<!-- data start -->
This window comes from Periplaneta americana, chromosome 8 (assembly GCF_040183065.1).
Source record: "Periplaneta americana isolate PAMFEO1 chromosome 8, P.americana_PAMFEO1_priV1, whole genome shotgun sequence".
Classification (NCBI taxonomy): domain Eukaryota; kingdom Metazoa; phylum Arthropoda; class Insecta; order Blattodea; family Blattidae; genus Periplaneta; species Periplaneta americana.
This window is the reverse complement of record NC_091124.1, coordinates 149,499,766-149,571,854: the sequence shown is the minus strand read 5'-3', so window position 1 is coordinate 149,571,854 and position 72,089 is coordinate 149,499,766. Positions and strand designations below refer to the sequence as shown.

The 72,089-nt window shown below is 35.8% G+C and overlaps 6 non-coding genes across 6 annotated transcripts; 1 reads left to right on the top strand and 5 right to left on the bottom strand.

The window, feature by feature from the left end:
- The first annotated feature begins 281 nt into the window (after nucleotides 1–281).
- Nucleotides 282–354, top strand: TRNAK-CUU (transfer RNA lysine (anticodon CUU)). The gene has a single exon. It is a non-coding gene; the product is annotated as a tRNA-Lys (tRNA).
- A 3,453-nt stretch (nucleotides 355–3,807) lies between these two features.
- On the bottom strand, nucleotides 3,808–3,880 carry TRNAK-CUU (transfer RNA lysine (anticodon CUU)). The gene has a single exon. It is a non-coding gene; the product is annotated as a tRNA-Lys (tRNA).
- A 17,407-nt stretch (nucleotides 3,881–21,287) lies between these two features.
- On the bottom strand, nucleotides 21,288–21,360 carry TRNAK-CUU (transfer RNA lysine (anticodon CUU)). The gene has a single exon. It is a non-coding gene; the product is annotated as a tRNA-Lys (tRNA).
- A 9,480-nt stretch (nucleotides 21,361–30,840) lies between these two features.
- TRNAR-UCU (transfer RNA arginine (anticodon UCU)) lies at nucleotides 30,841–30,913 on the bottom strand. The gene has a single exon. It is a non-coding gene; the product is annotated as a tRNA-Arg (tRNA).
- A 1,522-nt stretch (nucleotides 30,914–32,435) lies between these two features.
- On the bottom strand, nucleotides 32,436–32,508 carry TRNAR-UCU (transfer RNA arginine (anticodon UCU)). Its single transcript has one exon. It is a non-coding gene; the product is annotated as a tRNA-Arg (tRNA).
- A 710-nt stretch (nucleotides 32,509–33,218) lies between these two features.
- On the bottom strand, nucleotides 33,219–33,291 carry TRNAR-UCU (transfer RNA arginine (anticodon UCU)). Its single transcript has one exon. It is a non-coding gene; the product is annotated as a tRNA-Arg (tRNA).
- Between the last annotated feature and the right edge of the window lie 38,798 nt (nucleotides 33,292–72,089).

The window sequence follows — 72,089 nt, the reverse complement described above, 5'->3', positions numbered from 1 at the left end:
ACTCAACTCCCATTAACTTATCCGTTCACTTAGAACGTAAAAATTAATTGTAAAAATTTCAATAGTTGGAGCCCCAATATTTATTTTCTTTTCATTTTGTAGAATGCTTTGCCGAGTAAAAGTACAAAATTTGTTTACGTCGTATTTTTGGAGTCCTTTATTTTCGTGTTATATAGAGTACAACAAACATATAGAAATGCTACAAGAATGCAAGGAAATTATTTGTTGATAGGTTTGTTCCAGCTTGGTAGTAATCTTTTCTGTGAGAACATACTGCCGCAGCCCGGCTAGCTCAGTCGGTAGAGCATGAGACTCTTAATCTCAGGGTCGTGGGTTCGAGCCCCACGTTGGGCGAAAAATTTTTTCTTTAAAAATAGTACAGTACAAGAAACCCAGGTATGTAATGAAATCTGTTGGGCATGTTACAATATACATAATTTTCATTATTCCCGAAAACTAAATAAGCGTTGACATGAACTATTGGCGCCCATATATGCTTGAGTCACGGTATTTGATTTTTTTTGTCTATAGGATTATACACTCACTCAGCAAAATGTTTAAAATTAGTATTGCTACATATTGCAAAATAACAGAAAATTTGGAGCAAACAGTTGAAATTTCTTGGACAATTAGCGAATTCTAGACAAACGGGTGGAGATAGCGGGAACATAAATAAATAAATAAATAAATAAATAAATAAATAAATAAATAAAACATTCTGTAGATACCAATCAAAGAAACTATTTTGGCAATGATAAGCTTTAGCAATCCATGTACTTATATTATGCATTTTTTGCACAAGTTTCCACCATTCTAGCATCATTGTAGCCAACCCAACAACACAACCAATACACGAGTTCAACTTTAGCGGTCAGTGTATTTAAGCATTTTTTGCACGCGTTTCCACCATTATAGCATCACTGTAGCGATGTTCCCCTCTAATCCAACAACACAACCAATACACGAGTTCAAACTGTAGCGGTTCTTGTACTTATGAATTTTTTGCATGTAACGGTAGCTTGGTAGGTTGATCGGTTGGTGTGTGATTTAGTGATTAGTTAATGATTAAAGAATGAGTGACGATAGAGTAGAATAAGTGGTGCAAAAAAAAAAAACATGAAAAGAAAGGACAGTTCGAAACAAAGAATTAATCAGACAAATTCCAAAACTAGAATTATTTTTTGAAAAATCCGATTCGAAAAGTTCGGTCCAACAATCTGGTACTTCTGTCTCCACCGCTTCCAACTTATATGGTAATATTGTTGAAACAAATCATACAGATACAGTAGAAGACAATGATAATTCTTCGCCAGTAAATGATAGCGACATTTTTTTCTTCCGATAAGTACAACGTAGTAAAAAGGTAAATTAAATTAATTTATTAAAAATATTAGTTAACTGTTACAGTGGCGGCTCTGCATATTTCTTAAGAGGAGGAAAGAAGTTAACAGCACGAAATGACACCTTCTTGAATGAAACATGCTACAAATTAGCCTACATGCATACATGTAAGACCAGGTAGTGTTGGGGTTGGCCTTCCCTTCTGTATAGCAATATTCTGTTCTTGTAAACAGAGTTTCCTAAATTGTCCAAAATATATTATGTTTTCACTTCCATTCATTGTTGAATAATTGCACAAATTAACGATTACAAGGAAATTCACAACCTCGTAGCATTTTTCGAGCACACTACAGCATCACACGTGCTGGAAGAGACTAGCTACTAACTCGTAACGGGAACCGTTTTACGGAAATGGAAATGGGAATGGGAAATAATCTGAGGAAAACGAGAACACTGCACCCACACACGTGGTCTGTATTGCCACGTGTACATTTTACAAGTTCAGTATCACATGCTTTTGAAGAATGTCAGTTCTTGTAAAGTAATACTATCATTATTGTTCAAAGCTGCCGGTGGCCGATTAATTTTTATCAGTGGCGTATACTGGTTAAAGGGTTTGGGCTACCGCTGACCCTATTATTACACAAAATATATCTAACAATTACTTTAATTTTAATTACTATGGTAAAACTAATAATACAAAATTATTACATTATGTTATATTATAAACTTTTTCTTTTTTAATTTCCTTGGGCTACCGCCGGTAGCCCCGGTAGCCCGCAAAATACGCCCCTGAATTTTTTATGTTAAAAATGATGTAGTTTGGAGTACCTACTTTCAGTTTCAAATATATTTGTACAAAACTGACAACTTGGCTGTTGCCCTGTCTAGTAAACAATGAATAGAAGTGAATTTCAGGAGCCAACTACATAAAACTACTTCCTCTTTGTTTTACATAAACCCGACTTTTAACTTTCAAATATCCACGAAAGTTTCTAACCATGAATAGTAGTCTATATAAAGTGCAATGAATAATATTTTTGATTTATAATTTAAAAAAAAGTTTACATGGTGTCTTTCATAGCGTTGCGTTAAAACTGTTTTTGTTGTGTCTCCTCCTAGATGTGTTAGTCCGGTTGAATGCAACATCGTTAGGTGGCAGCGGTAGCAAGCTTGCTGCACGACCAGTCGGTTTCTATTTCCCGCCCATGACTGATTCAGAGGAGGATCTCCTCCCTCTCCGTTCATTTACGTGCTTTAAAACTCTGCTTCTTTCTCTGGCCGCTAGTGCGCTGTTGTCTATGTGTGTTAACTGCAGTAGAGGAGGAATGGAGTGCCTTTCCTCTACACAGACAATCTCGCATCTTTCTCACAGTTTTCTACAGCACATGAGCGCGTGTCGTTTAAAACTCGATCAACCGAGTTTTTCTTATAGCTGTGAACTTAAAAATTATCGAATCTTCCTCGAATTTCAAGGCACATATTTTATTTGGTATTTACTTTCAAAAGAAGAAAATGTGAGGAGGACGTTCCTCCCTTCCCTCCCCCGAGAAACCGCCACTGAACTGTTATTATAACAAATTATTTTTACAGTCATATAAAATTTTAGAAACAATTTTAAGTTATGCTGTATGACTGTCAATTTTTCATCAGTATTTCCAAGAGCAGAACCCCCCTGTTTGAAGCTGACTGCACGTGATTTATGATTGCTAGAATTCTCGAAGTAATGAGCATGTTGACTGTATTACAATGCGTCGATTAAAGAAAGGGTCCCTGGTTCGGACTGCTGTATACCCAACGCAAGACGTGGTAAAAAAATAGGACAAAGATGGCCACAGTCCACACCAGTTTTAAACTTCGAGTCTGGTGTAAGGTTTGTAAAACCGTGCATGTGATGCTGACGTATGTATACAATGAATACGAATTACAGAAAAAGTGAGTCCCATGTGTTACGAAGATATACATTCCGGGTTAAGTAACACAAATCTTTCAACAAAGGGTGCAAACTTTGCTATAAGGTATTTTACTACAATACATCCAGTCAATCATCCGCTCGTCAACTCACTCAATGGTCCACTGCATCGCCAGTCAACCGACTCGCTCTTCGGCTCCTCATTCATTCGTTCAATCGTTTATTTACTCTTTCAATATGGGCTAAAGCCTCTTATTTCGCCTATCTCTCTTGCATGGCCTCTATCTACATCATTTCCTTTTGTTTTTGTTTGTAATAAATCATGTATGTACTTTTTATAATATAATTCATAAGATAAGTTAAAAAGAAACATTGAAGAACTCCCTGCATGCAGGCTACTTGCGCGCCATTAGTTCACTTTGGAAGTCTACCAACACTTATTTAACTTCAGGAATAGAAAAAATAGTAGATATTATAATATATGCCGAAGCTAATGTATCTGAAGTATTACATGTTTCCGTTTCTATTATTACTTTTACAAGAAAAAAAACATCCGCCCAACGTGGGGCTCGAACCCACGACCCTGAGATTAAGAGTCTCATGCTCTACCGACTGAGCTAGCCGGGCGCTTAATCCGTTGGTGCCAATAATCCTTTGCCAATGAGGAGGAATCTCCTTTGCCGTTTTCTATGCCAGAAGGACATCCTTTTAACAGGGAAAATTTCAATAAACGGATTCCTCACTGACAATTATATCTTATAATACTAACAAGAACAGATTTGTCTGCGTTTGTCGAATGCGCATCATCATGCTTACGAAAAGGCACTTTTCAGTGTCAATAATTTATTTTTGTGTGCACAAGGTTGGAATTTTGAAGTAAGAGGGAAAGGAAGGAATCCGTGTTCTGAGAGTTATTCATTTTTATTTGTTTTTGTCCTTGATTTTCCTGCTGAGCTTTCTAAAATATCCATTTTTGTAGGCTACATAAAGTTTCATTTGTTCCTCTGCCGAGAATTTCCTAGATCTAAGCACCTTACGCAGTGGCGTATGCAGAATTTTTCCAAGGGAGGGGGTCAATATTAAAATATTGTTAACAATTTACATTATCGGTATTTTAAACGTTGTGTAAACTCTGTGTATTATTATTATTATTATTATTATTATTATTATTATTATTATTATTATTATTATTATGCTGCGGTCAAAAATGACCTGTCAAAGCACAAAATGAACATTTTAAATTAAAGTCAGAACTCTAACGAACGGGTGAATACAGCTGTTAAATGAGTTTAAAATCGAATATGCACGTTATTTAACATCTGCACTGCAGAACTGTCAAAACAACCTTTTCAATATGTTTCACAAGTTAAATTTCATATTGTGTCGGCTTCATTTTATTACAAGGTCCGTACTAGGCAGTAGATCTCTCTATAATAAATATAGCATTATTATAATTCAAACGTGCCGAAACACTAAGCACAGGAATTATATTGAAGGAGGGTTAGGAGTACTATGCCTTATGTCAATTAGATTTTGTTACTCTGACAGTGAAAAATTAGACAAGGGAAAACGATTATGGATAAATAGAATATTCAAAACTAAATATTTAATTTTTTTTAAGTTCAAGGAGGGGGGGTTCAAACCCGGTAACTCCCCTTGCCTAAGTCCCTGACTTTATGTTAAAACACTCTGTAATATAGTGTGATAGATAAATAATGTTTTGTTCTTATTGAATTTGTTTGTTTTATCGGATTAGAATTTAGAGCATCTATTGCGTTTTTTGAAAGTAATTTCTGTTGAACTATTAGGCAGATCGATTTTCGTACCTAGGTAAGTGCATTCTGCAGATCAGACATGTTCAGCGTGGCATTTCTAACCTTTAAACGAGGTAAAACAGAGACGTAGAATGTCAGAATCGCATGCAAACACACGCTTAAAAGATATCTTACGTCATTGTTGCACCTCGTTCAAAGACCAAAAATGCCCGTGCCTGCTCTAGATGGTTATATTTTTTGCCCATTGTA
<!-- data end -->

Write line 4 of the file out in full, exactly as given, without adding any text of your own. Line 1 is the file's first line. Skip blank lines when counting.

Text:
This window is the reverse complement of record NC_091124.1, coordinates 149,499,766-149,571,854: the sequence shown is the minus strand read 5'-3', so window position 1 is coordinate 149,571,854 and position 72,089 is coordinate 149,499,766. Positions and strand designations below refer to the sequence as shown.